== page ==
Process optimization to convert forage and sweet sorghum bagasse to ethanol based on ammonia fiber expansion (AFEX) pretreatment

Bing-Zhi Li; Venkatesh Balan; Ying-Jin Yuan; Bruce E. Dale

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2010

With growing demand for bio-based fuels and chemicals, there has been much attention given to the performance of different feedstocks. We have optimized the ammonia fiber expansion (AFEX) pretreatment and fermentation process to convert forage and sweet sorghum bagasse to ethanol. AFEX pretreatment was optimized for forage sorghum and sweet sorghum bagasse. Supplementing xylanase with cellulase during enzymatic hydrolysis increased both glucan and xylan conversion to 90% at 1% glucan loading. High solid loading hydrolyzates from the optimized AFEX conditions were fermented using Saccharomyces cerevisiae 424A (LNH-ST) without any external nutrient supplementation or detoxification. The strain was better able to utilize xylose at pH 6.0 than at pH 4.8, but glycerol production was higher for the former pH than the latter. The maximum final ethanol concentration in the fermentation broth was 30.9 g/L (forage sorghum) and 42.3 g/L (sweet sorghum bagasse). A complete mass balance for the process is given.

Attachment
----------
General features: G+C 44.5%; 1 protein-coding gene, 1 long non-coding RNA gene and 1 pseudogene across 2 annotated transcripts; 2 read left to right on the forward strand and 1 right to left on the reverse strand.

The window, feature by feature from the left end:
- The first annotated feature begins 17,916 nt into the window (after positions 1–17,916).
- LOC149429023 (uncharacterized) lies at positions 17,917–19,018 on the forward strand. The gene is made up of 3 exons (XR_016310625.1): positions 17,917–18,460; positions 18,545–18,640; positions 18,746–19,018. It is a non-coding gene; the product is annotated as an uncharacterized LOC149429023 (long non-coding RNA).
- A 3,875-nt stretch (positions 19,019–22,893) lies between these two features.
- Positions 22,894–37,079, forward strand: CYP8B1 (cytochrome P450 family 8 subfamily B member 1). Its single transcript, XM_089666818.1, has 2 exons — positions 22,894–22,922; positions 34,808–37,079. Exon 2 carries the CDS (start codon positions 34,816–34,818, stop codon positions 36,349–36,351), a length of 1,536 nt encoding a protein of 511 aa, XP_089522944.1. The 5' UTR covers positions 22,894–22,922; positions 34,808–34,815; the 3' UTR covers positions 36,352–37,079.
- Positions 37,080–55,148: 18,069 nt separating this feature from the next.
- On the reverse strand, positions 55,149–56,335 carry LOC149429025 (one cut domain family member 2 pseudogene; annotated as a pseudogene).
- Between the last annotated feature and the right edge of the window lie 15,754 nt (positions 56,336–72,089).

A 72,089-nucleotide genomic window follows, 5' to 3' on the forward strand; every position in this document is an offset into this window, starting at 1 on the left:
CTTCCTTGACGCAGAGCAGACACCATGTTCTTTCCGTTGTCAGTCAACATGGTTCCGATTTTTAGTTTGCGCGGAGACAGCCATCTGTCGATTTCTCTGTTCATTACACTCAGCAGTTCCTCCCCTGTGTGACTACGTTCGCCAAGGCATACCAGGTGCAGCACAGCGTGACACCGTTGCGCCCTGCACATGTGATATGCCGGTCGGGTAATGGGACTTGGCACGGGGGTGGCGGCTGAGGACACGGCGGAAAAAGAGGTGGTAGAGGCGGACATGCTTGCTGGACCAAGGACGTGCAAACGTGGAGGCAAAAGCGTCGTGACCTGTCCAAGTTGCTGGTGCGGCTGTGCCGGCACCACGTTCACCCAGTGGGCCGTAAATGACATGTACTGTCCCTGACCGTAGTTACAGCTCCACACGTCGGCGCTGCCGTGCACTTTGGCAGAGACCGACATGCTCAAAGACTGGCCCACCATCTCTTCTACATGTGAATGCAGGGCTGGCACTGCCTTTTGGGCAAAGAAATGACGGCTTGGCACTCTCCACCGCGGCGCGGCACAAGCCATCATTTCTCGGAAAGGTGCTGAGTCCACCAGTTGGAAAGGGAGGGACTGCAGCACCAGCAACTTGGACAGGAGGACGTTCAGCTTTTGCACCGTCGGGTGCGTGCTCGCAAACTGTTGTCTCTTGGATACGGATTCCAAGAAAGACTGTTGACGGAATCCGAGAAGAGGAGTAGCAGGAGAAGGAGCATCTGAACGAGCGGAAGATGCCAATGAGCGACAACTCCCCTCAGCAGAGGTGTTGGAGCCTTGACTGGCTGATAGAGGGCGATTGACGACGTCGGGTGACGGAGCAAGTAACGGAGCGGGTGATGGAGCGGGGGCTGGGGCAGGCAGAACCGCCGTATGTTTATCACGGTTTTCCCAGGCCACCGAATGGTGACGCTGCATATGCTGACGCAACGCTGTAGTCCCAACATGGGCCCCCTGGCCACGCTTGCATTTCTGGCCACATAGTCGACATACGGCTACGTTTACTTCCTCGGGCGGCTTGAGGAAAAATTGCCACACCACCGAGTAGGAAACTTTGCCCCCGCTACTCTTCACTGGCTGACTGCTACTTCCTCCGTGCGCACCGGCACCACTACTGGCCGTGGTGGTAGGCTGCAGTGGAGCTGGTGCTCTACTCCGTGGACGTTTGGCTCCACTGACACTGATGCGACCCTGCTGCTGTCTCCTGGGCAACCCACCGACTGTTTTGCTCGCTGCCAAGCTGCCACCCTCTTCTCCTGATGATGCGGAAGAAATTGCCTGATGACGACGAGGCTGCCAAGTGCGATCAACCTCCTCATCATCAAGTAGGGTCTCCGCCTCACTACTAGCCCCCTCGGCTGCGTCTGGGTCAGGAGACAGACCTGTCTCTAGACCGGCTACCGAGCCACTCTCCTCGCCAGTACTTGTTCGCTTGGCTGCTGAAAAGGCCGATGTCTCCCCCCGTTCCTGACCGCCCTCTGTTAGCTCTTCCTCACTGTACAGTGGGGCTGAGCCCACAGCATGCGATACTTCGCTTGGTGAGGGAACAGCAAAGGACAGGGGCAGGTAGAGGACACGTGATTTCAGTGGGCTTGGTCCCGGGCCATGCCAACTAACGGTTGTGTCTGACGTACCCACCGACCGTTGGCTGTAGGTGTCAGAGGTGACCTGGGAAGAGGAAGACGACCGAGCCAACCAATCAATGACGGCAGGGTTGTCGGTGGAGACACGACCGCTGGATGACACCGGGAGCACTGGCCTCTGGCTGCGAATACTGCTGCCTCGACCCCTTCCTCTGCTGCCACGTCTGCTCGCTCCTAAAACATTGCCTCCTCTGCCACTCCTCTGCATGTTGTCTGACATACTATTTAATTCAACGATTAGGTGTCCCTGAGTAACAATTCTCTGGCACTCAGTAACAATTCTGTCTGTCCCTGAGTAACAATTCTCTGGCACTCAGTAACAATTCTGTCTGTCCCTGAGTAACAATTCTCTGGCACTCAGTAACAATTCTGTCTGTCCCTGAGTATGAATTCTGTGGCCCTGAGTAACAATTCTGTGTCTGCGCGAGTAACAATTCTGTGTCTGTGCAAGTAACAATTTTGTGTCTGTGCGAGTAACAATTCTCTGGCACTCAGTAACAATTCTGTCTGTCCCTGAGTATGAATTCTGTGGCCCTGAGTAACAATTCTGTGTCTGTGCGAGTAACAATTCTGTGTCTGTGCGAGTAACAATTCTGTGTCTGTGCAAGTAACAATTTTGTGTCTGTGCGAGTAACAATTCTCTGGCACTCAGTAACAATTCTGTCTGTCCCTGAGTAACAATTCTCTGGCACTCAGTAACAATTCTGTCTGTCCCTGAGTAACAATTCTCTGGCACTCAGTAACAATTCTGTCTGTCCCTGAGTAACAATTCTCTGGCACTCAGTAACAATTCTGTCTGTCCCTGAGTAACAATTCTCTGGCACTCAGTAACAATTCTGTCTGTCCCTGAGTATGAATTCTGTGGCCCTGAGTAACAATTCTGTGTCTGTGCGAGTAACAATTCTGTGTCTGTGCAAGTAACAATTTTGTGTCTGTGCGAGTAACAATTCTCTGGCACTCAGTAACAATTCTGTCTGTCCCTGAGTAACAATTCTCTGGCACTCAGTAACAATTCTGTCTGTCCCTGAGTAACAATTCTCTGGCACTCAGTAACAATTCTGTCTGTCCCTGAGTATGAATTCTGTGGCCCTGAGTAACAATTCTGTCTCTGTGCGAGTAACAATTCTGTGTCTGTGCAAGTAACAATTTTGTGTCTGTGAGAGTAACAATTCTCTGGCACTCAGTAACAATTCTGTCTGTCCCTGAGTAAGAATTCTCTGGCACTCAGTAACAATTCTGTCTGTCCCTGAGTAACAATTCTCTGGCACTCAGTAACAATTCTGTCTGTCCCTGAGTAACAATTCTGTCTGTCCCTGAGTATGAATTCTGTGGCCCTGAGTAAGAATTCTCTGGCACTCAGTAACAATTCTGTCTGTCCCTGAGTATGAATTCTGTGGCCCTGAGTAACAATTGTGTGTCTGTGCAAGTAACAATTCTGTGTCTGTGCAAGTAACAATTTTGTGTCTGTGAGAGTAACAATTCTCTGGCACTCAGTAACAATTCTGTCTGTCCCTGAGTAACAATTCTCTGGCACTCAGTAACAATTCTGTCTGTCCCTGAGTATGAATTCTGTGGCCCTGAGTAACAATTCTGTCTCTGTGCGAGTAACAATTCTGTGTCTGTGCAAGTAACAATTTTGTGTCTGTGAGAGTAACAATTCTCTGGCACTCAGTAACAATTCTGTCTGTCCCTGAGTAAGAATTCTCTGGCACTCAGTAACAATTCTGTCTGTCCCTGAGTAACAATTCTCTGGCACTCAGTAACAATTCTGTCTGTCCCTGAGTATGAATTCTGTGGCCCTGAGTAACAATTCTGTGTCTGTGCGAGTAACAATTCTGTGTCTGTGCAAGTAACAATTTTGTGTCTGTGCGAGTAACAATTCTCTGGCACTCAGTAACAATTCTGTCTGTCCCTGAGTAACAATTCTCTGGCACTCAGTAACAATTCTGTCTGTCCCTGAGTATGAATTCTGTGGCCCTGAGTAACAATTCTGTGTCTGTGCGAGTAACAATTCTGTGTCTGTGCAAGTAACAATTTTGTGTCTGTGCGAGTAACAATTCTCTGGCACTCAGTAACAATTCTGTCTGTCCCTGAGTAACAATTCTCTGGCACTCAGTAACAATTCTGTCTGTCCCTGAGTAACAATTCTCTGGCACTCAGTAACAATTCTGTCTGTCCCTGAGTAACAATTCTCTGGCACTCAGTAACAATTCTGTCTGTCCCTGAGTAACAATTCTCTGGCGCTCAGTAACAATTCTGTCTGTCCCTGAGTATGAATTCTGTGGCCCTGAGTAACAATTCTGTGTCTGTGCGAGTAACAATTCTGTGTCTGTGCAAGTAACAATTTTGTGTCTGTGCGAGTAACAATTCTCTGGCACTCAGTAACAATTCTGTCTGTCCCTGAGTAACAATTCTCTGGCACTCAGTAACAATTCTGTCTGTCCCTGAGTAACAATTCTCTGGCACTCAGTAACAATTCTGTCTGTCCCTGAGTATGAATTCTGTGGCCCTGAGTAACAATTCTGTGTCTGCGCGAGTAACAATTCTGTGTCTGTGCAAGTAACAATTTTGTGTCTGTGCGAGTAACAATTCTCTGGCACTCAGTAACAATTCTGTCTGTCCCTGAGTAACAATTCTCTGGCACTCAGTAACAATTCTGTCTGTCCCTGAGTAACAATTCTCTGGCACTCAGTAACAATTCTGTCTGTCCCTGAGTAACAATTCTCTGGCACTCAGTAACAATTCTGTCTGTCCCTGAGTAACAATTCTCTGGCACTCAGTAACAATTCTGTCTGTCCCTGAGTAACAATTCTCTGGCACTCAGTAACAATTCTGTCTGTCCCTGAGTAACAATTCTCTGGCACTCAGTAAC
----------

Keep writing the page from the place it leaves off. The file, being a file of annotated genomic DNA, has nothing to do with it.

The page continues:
Rapid optimization of enzyme mixtures for deconstruction of diverse pretreatment/biomass feedstock combinations

Goutami Banerjee; Suzana Car; John Scott-Craig; Melissa Borrusch; Jonathan Walton

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2010